Projects.

The Gopher Generation

What do natural selection, laser beams, statistical models, and gophers have to do with each other? When the pesky gophers in your backyard learn how to use a statistical model to avoid the laser beams you want to zap them with, you need to fight back. You decide to use a genetic algorithm, an optimization technique inspired by the biological process of natural selection, to generate traps that will trick even the smartest gophers into walking into their demise. Will this plan put your gopher problem to rest? Or will the gophers have the last laugh?

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Probabilistic Abduction

Imagine you walk outside one morning and find that your car window is smashed and all your valuables are missing. You decide that the most likely explanation for these observations is that a thief robbed your car. But how did you arrive at this conclusion? This process of identifying the most likely explanation for a set of observations is called abductive inference. Although we often use abduction to explain surprising events, it remains a largely heuristic human type of inference. We justify the use of abduction by presenting a formalization for abduction in the context of machine learning, information theory, and probability.

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Identifying Bias in Data

How can you tell whether a coin is fair. How about a die? How about a companyís hiring process? Statistical hypothesis tests can help us answer these questions by analyzing the fairness of a given dataset. Our team is interested in using novel hypothesis tests as tools to identify bias in machine learning training data, and give insight into the processes that generated them. We illustrate methods for testing null hypotheses using real-world datasets, highlighting potential industry applications of this technology.

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Geometrization of Bias

Suppose a new machine learning algorithm has just been invented, claimed to be unlike any other before. How can we determine if this is true? There is another problem: like many modern machine learning algorithms, this new one is a black box. How can we learn more about it? We investigate a way to capture bias in algorithms using the inductive orientation vector. Given a classification problem where we want to classify a test set, an algorithm assigns more probability mass to some solutions and less to others. The inductive orientation vector captures the distribution of probability mass over the solution space and provides us with a way to compare and evaluate algorithms.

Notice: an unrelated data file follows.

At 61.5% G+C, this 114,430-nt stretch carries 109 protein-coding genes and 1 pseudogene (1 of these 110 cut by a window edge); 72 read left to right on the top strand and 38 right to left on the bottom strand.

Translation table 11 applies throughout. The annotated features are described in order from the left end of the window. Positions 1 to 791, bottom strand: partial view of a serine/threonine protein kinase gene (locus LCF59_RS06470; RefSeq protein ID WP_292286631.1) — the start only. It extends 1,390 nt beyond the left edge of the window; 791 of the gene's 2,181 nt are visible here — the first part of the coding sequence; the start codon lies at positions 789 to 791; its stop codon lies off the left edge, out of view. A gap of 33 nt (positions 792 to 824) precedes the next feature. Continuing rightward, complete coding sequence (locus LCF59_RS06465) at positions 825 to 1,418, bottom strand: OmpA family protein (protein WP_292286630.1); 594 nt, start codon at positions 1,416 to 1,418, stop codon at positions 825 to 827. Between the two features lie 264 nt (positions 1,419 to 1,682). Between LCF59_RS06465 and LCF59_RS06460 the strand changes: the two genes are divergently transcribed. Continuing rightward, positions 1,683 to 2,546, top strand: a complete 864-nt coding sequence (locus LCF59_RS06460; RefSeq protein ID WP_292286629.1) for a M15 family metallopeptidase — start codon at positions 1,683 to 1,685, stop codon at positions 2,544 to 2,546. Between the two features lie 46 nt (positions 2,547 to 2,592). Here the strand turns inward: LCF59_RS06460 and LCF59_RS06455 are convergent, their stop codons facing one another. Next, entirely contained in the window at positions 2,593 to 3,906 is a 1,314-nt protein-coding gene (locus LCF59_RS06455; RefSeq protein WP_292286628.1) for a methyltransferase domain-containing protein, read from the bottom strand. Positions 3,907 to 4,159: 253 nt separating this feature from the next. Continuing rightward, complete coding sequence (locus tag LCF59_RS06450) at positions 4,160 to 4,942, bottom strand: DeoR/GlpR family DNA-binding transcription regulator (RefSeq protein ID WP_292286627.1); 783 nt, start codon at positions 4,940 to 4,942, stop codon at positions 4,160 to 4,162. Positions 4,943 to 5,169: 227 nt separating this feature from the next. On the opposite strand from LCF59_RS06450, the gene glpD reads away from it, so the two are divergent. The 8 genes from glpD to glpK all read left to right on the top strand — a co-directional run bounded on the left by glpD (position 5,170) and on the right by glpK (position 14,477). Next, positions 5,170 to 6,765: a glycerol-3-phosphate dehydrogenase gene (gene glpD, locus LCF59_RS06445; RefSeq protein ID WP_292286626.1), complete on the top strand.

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The Predator's Purpose

You're surrounded by predators, who want to eat you before you eat lunch. If they're gathered near a food pile, should you risk your life for a quick dash to eat, or steer clear and potentially starve to death? You watch to see if they've noticed you. This ability to perceive the intentions of others could save your life. Through a series of experiments we measure the effect of intention perception in improving a software agent's survival likelihood in a multi-agent predator and prey simulation. Does intention perception make any noticeable difference to survival?

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The Gopher's Gambit

Hey Admiral Ackbar, is it a trap? Being able to tell the difference between traps intended to harm you and random collections of debris could be life-saving. We test whether an agentís ability to perceive intention through the examination of environmental artifacts provides measurable survival advantages. Moving a squad of artificial gophers through a series of room-like environments, each of which could be a dangerous trap designed to kill them, we equip some of the gophers with statistical hypothesis tests that allow them to distinguish designed traps from configurations that are randomly generated and most likely safe. Gophers with this ability tend to survive much longer than those without it.

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The Futility of Bias-Free Learning and Search

Building on the view of machine learning as search, we prove the need for bias in learning, quantifying its role in increasing the chances of success. To be biased in favor of some targets implies being biased against others; we demonstrate that bias is a conserved quantity, so no algorithm can be favorably biased towards a large proportion of targets simultaneously. We also show that finding a favorably biasing distribution over a fixed set of datasets is hard, unless the collection of datasets itself is already favorable. Our results apply to machine learning, AI, evolutionary algorithms, and many other subdisciplines of artificial learning.

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The Hero's Dilemma

You and your crew suddenly find yourselves near a droid that hasn't noticed you yet. The droid is powerful, so a fight isn't in your best interests, but a surprise attack could potentially disable it before it knows what hit it. With luck, you might also escape detection, avoiding a potentially deadly fire-fight. If you're detected, you lose the element of surprise, but attacking when you might escape discovery seems foolish. What should you do? Given our previous research showing that an agent's ability to perceive the intentions of others increases its chances of survival, we introduce a simple game, the Hero's Dilemma, that allows us to measure the increase in survival rate, within the context of a two-player adversarial game. We find this ability makes a huge difference.

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